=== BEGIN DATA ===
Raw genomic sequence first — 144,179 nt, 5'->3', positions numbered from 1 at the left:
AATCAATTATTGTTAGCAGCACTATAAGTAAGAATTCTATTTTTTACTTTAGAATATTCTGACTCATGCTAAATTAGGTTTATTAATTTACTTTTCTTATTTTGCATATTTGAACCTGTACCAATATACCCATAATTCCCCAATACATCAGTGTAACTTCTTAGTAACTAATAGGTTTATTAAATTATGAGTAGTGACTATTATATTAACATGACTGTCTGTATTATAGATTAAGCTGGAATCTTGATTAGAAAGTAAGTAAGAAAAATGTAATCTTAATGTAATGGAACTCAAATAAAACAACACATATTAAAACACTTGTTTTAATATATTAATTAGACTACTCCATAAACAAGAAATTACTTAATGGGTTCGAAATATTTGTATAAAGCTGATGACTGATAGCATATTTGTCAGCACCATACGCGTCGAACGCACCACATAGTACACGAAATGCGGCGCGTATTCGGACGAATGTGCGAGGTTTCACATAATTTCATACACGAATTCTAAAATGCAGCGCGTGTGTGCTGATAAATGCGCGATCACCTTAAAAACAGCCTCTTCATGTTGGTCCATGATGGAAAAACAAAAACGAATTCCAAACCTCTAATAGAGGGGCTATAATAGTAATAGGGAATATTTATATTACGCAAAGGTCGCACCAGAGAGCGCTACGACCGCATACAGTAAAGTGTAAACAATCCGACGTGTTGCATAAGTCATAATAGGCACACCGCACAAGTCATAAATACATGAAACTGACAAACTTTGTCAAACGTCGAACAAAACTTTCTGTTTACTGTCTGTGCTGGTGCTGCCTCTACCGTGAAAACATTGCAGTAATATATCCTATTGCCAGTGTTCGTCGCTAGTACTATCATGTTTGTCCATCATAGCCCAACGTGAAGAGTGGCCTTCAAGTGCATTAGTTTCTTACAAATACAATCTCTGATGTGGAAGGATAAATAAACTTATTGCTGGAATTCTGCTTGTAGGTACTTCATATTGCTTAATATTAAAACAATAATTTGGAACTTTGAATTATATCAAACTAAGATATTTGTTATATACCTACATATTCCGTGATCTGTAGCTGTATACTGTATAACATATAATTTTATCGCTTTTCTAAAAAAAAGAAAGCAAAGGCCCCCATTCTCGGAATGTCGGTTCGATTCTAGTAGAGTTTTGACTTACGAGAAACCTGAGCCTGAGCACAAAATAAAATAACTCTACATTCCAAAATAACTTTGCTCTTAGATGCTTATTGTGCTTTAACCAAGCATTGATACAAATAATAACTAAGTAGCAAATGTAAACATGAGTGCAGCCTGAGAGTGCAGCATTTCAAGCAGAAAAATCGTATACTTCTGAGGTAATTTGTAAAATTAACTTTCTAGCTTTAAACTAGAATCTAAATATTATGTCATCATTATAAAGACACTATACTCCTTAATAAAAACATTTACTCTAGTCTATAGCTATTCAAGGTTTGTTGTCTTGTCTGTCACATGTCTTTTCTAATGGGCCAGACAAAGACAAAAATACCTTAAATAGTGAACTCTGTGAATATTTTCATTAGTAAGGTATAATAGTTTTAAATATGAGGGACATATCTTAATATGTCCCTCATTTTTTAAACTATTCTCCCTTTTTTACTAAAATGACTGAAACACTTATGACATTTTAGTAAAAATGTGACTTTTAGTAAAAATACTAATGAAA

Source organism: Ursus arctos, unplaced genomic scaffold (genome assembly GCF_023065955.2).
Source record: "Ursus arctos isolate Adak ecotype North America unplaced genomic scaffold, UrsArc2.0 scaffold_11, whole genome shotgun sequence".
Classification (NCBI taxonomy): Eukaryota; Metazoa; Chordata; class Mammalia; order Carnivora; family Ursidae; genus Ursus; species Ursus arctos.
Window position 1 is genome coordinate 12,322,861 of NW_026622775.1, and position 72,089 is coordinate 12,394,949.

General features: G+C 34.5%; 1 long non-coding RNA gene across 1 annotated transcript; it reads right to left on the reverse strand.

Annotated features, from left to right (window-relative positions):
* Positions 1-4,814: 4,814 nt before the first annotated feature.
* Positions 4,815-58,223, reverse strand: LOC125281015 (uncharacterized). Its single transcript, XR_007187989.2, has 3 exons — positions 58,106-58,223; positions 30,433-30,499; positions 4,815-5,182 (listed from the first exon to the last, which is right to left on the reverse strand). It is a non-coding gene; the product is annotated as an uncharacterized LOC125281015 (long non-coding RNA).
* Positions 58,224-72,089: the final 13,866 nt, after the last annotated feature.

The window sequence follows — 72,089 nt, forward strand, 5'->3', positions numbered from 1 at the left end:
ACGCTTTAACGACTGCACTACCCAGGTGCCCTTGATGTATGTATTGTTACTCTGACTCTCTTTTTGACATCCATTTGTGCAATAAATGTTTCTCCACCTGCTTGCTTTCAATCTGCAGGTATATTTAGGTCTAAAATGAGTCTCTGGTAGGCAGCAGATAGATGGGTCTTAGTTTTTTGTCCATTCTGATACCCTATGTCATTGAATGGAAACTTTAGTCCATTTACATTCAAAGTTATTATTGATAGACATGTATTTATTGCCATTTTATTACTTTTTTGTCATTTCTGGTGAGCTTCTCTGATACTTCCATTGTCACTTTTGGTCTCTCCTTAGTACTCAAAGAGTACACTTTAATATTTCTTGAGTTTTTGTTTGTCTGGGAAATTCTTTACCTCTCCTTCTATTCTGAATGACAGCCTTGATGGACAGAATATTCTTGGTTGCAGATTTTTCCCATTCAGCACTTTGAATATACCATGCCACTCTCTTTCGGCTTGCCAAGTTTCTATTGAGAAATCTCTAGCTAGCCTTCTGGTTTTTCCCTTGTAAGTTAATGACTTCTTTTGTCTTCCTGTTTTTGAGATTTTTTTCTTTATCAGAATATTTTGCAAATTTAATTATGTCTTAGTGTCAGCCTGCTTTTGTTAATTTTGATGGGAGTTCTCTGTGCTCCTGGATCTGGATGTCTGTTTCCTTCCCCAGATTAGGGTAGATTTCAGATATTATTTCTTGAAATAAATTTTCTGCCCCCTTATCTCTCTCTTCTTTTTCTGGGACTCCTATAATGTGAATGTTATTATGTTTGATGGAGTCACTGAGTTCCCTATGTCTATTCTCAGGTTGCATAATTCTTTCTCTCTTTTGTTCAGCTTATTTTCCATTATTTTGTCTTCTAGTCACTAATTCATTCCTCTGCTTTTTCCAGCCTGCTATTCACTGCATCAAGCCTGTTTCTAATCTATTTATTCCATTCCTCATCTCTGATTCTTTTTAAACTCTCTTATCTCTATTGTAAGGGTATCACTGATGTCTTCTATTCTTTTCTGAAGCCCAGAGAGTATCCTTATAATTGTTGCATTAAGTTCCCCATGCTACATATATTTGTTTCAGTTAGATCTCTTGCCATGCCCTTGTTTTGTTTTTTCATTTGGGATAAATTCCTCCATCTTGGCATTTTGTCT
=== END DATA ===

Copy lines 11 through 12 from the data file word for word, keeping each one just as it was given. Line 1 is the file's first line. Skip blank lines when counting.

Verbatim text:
* Positions 58,224-72,089: the final 13,866 nt, after the last annotated feature.

The window sequence follows — 72,089 nt, forward strand, 5'->3', positions numbered from 1 at the left end: